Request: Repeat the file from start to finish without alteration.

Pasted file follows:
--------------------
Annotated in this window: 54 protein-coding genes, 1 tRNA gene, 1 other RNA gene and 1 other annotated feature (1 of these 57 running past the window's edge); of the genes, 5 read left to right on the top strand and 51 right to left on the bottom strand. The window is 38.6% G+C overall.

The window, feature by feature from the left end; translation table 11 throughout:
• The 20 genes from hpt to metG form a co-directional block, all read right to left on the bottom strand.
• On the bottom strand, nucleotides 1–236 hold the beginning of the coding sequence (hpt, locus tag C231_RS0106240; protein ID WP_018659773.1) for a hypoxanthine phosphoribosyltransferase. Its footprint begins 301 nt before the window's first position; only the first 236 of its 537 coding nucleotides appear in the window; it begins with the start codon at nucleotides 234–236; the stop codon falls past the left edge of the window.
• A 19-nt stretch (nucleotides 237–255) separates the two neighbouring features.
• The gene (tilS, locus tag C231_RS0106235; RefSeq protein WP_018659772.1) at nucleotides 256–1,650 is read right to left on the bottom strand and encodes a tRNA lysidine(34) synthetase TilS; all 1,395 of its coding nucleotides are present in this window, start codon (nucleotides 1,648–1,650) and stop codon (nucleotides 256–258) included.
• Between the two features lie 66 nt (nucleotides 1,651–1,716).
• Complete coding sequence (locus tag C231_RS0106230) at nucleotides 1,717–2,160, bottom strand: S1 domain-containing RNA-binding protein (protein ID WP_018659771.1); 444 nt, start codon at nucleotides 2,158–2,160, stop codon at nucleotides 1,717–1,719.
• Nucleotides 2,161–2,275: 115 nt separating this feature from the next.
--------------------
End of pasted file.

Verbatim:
Annotated in this window: 54 protein-coding genes, 1 tRNA gene, 1 other RNA gene and 1 other annotated feature (1 of these 57 running past the window's edge); of the genes, 5 read left to right on the top strand and 51 right to left on the bottom strand. The window is 38.6% G+C overall.

The window, feature by feature from the left end; translation table 11 throughout:
• The 20 genes from hpt to metG form a co-directional block, all read right to left on the bottom strand.
• On the bottom strand, nucleotides 1–236 hold the beginning of the coding sequence (hpt, locus tag C231_RS0106240; protein ID WP_018659773.1) for a hypoxanthine phosphoribosyltransferase. Its footprint begins 301 nt before the window's first position; only the first 236 of its 537 coding nucleotides appear in the window; it begins with the start codon at nucleotides 234–236; the stop codon falls past the left edge of the window.
• A 19-nt stretch (nucleotides 237–255) separates the two neighbouring features.
• The gene (tilS, locus tag C231_RS0106235; RefSeq protein WP_018659772.1) at nucleotides 256–1,650 is read right to left on the bottom strand and encodes a tRNA lysidine(34) synthetase TilS; all 1,395 of its coding nucleotides are present in this window, start codon (nucleotides 1,648–1,650) and stop codon (nucleotides 256–258) included.
• Between the two features lie 66 nt (nucleotides 1,651–1,716).
• Complete coding sequence (locus tag C231_RS0106230) at nucleotides 1,717–2,160, bottom strand: S1 domain-containing RNA-binding protein (protein ID WP_018659771.1); 444 nt, start codon at nucleotides 2,158–2,160, stop codon at nucleotides 1,717–1,719.
• Nucleotides 2,161–2,275: 115 nt separating this feature from the next.